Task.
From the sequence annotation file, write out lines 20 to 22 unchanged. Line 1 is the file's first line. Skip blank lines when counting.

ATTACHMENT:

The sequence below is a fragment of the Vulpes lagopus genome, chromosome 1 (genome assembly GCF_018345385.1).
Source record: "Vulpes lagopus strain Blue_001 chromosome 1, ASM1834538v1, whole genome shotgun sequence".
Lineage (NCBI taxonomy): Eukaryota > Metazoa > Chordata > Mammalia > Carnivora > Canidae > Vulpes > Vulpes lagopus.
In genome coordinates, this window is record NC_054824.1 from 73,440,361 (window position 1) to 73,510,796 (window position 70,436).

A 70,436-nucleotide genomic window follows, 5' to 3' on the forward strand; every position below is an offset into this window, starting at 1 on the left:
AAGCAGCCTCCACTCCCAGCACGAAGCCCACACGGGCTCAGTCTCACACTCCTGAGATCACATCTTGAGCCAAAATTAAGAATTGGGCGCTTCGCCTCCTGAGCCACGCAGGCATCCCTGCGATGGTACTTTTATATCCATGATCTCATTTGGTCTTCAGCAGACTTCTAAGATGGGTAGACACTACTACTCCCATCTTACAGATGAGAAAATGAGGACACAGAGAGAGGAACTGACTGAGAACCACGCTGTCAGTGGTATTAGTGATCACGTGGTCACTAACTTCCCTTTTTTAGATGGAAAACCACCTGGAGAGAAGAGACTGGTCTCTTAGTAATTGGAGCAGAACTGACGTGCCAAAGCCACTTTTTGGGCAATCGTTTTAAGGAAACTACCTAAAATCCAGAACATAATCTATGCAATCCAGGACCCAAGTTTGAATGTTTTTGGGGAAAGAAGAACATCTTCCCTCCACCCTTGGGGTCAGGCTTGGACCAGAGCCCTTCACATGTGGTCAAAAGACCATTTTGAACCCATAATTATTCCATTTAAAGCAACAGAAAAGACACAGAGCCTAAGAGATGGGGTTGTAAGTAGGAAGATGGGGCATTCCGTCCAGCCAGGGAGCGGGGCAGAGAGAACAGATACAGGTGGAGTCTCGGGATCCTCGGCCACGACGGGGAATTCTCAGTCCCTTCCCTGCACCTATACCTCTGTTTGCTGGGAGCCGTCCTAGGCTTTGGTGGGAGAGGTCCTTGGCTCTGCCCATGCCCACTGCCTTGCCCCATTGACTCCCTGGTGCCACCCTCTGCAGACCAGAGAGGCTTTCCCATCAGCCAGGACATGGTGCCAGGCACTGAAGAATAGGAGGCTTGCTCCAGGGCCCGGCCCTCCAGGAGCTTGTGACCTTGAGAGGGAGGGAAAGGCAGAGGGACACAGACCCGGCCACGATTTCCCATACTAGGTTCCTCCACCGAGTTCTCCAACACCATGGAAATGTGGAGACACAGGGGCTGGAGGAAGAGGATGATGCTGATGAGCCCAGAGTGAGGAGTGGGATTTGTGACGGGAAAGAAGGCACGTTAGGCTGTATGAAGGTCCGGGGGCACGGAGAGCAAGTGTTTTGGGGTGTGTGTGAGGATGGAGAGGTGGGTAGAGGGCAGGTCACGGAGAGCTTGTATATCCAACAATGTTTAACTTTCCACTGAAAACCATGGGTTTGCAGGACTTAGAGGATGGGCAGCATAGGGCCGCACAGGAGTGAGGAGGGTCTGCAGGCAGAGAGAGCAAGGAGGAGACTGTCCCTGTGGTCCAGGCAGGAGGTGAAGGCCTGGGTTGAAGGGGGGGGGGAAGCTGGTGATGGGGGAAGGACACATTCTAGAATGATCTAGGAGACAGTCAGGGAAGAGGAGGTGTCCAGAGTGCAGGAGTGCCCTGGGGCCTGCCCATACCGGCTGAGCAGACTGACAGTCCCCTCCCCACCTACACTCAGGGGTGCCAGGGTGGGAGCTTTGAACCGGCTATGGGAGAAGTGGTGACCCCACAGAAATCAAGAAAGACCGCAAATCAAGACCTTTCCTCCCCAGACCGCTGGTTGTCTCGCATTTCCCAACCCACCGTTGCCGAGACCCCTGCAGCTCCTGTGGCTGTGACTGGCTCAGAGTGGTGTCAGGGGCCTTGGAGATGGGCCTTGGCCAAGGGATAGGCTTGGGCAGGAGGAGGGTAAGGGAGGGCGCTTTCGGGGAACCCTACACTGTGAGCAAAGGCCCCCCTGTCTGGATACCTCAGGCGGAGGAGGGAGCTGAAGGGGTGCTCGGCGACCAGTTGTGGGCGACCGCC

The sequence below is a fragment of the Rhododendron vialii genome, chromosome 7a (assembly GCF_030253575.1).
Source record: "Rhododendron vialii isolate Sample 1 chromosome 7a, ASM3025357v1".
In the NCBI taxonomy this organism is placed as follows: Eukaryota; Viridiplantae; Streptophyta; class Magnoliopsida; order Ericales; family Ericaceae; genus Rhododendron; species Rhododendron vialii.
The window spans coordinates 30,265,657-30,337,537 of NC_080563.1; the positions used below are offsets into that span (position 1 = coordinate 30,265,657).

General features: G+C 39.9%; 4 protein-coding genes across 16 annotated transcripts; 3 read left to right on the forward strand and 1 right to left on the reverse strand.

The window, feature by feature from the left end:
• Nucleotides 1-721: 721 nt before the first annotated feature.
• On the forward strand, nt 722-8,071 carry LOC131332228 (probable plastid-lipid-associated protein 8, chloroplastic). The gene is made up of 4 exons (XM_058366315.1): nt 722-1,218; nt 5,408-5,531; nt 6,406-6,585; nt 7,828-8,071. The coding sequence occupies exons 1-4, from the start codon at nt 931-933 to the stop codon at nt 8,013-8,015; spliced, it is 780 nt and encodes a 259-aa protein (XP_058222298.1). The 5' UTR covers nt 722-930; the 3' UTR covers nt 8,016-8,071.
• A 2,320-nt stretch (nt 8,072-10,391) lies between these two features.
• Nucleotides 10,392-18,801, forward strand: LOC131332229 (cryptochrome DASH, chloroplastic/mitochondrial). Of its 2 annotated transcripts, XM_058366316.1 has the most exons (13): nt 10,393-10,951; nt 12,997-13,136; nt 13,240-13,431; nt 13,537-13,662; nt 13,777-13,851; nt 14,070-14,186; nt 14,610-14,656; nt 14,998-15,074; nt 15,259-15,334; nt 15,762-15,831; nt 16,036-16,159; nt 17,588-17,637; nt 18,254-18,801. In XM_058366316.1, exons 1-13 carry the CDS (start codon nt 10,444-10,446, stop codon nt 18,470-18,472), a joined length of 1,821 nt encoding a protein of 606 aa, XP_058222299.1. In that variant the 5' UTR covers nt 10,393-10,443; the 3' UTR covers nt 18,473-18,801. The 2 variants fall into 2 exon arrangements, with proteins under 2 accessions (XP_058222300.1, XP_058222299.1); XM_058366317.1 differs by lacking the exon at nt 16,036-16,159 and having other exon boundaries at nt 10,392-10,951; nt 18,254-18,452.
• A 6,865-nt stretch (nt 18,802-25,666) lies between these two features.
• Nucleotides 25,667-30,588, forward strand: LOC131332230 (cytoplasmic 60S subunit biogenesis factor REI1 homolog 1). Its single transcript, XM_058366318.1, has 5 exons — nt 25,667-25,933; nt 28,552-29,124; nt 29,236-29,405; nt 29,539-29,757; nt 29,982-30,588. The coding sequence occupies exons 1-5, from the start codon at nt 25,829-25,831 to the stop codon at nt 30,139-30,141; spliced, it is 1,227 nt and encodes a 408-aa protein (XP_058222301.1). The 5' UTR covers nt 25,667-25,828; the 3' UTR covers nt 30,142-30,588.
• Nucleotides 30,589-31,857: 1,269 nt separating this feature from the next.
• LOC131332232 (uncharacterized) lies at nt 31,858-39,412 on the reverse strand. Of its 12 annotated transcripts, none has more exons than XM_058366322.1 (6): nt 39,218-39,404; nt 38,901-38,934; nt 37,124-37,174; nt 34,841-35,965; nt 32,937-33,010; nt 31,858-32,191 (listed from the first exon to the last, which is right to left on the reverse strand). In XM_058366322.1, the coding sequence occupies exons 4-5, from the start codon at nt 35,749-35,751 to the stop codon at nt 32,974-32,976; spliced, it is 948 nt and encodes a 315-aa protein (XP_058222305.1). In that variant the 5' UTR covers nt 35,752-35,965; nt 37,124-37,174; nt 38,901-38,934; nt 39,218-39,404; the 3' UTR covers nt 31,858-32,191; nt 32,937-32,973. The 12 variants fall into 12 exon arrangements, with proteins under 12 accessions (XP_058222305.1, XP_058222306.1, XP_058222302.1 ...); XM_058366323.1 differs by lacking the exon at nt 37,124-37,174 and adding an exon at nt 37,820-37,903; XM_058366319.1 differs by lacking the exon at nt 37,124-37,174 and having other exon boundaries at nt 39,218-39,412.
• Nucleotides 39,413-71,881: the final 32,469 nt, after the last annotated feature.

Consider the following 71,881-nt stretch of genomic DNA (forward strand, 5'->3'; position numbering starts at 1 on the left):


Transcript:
• LOC131332232 (uncharacterized) lies at nt 31,858-39,412 on the reverse strand. Of its 12 annotated transcripts, none has more exons than XM_058366322.1 (6): nt 39,218-39,404; nt 38,901-38,934; nt 37,124-37,174; nt 34,841-35,965; nt 32,937-33,010; nt 31,858-32,191 (listed from the first exon to the last, which is right to left on the reverse strand). In XM_058366322.1, the coding sequence occupies exons 4-5, from the start codon at nt 35,749-35,751 to the stop codon at nt 32,974-32,976; spliced, it is 948 nt and encodes a 315-aa protein (XP_058222305.1). In that variant the 5' UTR covers nt 35,752-35,965; nt 37,124-37,174; nt 38,901-38,934; nt 39,218-39,404; the 3' UTR covers nt 31,858-32,191; nt 32,937-32,973. The 12 variants fall into 12 exon arrangements, with proteins under 12 accessions (XP_058222305.1, XP_058222306.1, XP_058222302.1 ...); XM_058366323.1 differs by lacking the exon at nt 37,124-37,174 and adding an exon at nt 37,820-37,903; XM_058366319.1 differs by lacking the exon at nt 37,124-37,174 and having other exon boundaries at nt 39,218-39,412.
• Nucleotides 39,413-71,881: the final 32,469 nt, after the last annotated feature.

Consider the following 71,881-nt stretch of genomic DNA (forward strand, 5'->3'; position numbering starts at 1 on the left):